Ford says emphatically no, but the evidence (such as it is) indicates certain similarities. Let’s take a look…
Toyota’s updated press release on the Prius brake issue reads:
Some customers have complained of inconsistent brake feel during slow and steady application of brakes on rough or slick road surfaces when the anti-lock brake system (ABS) is activated in an effort to maintain tire traction. The system, in normal operation, engages and disengages rapidly (many times per second) as the control system senses and reacts to tire slippage. A running production change was introduced last month, improving the ABS system’s response time, as well as the system’s overall sensitivity to tire slippage.
From Toyota’s press conference:
When driving on an icy road, the shift from the electronic brake to the hydraulic brake sometimes takes longer than usual
Consumer Reports’ paraphrase of the Ford technical service bulletin (TSB-09-22-11) reads:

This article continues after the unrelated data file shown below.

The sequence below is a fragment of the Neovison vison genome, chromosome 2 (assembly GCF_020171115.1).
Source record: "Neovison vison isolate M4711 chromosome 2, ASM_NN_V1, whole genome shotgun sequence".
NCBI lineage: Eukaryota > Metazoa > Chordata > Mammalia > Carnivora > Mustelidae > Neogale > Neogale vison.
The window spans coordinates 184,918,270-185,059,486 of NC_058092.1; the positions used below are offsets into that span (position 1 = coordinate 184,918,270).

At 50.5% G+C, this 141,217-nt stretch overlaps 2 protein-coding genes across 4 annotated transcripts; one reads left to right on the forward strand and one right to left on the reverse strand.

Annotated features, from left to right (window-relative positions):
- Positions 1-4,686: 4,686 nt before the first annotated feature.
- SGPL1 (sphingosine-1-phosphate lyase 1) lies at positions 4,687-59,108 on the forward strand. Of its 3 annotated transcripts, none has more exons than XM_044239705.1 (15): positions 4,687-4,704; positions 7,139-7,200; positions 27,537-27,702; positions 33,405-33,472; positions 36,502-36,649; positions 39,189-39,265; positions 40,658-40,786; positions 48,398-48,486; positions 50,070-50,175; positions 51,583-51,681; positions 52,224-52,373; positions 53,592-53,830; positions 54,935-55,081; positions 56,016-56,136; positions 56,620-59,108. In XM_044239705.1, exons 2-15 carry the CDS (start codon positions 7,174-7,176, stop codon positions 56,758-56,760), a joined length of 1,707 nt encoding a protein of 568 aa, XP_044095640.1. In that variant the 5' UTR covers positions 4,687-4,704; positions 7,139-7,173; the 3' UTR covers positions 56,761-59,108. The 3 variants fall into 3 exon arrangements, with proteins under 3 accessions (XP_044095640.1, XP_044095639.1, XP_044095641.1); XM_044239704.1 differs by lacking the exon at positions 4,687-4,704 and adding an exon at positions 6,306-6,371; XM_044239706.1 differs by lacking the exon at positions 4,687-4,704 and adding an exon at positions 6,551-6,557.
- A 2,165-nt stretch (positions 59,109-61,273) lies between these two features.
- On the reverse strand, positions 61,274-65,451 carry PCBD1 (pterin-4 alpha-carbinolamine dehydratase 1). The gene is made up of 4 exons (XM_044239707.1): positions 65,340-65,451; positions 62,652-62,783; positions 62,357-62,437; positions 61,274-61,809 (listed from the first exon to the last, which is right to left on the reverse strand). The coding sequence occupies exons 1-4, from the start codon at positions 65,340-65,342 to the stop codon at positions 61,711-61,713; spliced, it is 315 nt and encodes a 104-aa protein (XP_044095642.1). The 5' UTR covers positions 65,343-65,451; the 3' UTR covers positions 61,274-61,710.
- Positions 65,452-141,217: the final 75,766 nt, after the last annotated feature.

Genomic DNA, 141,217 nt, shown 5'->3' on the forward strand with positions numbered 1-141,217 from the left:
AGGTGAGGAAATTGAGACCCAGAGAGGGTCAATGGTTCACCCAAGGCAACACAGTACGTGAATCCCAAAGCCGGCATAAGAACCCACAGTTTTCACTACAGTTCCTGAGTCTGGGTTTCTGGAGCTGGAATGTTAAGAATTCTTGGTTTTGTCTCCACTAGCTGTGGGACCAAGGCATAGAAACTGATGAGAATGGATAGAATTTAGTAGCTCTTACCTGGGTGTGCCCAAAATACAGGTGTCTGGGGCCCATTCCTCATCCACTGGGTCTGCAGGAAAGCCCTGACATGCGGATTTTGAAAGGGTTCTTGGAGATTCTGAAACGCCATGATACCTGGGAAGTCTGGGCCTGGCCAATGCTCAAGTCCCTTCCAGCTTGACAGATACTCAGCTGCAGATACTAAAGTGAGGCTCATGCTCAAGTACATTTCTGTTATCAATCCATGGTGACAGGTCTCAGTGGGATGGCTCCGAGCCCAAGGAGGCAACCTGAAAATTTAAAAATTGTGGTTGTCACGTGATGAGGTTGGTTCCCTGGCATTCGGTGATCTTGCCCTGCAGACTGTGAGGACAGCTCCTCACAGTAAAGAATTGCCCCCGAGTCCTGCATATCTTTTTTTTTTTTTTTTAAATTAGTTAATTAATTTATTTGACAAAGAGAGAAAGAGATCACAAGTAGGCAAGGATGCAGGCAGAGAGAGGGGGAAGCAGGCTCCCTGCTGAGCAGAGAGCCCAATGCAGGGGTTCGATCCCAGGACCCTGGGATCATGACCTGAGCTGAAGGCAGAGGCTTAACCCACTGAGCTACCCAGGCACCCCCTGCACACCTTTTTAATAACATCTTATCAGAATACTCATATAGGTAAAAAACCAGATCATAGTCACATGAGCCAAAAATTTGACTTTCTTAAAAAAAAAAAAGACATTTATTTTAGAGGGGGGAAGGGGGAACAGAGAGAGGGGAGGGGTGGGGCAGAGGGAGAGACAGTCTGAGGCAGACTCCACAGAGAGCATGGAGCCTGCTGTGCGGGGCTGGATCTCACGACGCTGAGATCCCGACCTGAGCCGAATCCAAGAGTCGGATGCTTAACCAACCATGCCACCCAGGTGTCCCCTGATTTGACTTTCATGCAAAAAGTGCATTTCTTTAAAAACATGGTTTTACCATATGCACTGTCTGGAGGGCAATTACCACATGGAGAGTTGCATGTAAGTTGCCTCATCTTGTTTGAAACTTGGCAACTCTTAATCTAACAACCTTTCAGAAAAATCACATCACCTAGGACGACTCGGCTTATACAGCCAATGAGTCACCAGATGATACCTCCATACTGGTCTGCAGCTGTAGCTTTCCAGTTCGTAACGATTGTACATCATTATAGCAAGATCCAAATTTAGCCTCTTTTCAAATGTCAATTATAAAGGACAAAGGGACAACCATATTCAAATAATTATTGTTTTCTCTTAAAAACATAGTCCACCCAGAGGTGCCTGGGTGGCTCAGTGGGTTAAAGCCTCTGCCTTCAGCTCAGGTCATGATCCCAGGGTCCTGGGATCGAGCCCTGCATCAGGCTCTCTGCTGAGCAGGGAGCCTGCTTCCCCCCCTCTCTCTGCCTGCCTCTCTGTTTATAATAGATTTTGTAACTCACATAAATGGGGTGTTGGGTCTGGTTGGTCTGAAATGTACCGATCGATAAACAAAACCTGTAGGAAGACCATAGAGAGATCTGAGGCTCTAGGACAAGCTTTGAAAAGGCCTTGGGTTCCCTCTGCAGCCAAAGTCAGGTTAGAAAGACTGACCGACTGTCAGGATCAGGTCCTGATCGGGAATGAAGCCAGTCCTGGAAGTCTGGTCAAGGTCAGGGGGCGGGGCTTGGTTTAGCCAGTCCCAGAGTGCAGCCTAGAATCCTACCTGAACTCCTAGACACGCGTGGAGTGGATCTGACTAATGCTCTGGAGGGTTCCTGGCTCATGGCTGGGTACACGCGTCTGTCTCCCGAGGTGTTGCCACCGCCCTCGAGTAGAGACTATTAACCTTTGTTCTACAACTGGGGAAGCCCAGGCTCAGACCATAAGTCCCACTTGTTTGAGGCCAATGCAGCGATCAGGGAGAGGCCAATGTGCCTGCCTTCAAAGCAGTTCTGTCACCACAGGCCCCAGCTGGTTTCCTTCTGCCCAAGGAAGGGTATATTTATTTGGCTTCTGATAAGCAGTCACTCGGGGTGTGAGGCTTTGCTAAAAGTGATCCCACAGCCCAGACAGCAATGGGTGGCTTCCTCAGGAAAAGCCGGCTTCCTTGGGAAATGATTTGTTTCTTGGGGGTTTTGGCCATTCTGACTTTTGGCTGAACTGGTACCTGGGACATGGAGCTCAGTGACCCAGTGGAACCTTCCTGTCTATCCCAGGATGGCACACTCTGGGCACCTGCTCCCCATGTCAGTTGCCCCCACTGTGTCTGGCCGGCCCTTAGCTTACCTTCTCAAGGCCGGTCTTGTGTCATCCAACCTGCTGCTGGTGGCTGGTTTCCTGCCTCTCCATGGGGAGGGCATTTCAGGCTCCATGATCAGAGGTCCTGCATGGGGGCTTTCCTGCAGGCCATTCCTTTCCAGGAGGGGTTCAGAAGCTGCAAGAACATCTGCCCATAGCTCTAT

electronic interference might cause the electronic brake-by-wire module to switch itself off temporarily. If that happened, the braking system would revert to a backup conventional hydraulic mode that preserved braking capability, but the pedal will drop over an inch. When the engine is restarted, the electronic braking system would resume…. Ford engineering representatives explained that the software threshold for establishing a fault in the regenerative brake system was set too sensitively, causing the system to transition to conventional brakes when it was not necessary.